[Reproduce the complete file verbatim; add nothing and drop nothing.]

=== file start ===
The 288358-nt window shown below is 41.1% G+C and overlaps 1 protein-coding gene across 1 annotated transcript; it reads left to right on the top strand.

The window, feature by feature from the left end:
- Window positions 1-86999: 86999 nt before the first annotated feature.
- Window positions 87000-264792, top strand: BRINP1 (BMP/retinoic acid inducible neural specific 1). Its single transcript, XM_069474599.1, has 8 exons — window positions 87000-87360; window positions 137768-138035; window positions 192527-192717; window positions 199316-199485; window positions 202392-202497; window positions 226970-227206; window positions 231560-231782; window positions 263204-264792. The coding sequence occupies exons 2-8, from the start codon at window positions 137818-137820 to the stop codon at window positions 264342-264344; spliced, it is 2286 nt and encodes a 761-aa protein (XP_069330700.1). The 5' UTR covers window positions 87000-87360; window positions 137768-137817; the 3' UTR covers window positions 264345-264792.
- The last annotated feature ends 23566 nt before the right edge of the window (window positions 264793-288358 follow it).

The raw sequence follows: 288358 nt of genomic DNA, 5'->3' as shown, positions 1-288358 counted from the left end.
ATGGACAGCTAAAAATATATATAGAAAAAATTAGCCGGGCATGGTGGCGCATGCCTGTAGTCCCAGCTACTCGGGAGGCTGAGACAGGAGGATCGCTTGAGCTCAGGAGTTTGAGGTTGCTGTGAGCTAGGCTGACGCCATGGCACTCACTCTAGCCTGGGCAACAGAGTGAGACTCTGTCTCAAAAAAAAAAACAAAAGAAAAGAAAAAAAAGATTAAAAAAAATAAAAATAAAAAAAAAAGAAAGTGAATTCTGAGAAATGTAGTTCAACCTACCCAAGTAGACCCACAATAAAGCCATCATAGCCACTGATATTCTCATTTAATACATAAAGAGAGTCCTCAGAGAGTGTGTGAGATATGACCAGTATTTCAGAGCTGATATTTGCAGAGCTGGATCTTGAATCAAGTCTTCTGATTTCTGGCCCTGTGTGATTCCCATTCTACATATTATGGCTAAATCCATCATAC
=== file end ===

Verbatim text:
The 288358-nt window shown below is 41.1% G+C and overlaps 1 protein-coding gene across 1 annotated transcript; it reads left to right on the top strand.

The window, feature by feature from the left end:
- Window positions 1-86999: 86999 nt before the first annotated feature.
- Window positions 87000-264792, top strand: BRINP1 (BMP/retinoic acid inducible neural specific 1). Its single transcript, XM_069474599.1, has 8 exons — window positions 87000-87360; window positions 137768-138035; window positions 192527-192717; window positions 199316-199485; window positions 202392-202497; window positions 226970-227206; window positions 231560-231782; window positions 263204-264792. The coding sequence occupies exons 2-8, from the start codon at window positions 137818-137820 to the stop codon at window positions 264342-264344; spliced, it is 2286 nt and encodes a 761-aa protein (XP_069330700.1). The 5' UTR covers window positions 87000-87360; window positions 137768-137817; the 3' UTR covers window positions 264345-264792.
- The last annotated feature ends 23566 nt before the right edge of the window (window positions 264793-288358 follow it).

The raw sequence follows: 288358 nt of genomic DNA, 5'->3' as shown, positions 1-288358 counted from the left end.
ATGGACAGCTAAAAATATATATAGAAAAAATTAGCCGGGCATGGTGGCGCATGCCTGTAGTCCCAGCTACTCGGGAGGCTGAGACAGGAGGATCGCTTGAGCTCAGGAGTTTGAGGTTGCTGTGAGCTAGGCTGACGCCATGGCACTCACTCTAGCCTGGGCAACAGAGTGAGACTCTGTCTCAAAAAAAAAAACAAAAGAAAAGAAAAAAAAGATTAAAAAAAATAAAAATAAAAAAAAAAGAAAGTGAATTCTGAGAAATGTAGTTCAACCTACCCAAGTAGACCCACAATAAAGCCATCATAGCCACTGATATTCTCATTTAATACATAAAGAGAGTCCTCAGAGAGTGTGTGAGATATGACCAGTATTTCAGAGCTGATATTTGCAGAGCTGGATCTTGAATCAAGTCTTCTGATTTCTGGCCCTGTGTGATTCCCATTCTACATATTATGGCTAAATCCATCATAC